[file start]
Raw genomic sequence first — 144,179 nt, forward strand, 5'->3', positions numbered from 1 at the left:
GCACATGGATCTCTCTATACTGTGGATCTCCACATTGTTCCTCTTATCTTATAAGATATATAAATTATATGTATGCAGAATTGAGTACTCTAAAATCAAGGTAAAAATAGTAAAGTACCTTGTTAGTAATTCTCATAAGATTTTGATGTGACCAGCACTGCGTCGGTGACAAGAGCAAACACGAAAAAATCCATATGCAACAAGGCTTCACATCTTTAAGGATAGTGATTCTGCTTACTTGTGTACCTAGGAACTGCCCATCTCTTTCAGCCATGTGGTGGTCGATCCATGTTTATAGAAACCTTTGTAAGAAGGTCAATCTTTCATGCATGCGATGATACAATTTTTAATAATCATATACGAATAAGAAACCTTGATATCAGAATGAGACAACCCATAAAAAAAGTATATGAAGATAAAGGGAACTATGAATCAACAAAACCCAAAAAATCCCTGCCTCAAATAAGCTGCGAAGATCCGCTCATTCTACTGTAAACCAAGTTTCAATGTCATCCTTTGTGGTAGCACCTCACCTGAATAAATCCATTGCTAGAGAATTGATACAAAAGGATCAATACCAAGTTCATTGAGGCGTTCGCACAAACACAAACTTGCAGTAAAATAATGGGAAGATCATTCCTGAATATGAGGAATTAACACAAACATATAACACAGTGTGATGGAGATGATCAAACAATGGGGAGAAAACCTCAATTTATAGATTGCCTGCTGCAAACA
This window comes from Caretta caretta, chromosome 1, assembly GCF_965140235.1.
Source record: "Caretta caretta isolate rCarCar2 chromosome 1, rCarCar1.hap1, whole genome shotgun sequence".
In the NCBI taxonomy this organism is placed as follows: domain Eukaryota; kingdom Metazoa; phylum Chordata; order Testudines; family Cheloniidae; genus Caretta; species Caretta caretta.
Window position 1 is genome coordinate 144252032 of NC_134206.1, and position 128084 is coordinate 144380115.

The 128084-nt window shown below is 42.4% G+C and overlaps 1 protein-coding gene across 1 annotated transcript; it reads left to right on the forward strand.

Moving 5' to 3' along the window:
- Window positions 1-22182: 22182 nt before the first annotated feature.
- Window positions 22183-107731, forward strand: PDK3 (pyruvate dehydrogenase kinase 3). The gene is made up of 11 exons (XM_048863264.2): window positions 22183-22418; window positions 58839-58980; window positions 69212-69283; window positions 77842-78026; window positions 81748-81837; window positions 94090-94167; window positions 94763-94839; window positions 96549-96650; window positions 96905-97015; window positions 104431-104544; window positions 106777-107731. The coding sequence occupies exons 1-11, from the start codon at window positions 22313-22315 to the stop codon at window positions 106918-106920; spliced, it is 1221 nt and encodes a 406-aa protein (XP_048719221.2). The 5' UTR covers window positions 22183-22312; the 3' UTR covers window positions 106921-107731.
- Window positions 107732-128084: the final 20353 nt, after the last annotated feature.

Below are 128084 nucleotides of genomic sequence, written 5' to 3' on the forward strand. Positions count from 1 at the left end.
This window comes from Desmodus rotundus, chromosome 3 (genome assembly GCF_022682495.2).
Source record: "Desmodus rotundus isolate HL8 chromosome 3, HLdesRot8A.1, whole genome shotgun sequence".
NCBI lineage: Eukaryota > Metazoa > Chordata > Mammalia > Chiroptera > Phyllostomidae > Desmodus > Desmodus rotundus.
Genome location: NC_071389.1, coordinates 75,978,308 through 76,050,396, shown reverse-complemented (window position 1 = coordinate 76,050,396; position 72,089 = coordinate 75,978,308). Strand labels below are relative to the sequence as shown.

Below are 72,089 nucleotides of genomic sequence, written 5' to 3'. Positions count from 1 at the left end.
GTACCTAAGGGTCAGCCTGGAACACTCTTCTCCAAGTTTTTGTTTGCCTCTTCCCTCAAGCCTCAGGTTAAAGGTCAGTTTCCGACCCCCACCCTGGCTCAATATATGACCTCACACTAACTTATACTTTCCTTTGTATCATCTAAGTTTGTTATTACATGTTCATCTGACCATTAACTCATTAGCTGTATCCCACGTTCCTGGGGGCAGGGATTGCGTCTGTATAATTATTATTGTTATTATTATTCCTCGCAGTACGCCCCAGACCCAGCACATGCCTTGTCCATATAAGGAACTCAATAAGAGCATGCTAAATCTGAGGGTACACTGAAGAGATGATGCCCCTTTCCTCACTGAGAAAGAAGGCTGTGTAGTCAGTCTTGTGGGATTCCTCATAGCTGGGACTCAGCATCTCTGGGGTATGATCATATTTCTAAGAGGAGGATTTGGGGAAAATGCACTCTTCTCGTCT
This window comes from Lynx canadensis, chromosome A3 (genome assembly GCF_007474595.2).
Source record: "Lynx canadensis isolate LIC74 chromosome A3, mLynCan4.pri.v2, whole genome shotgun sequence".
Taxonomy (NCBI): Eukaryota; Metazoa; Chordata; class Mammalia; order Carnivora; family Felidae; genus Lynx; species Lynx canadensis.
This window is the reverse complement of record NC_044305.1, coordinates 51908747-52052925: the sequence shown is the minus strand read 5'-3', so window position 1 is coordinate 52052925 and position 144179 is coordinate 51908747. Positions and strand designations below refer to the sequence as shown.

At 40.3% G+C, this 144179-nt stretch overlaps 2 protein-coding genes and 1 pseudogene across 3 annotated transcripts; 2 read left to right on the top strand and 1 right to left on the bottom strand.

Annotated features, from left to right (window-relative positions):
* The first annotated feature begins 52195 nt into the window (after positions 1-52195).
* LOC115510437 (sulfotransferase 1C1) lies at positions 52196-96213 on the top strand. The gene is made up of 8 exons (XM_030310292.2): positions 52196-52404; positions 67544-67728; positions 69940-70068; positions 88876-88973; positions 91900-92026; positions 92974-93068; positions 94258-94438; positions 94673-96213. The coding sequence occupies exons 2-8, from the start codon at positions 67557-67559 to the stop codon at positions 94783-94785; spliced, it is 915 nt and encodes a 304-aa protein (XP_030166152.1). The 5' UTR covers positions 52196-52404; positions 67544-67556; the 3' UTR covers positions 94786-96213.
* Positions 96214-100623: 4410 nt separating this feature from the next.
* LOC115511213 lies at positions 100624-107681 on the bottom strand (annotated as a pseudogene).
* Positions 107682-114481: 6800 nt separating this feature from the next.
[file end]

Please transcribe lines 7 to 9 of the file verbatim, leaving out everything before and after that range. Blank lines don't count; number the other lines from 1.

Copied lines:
The 128084-nt window shown below is 42.4% G+C and overlaps 1 protein-coding gene across 1 annotated transcript; it reads left to right on the forward strand.

Moving 5' to 3' along the window:
- Window positions 1-22182: 22182 nt before the first annotated feature.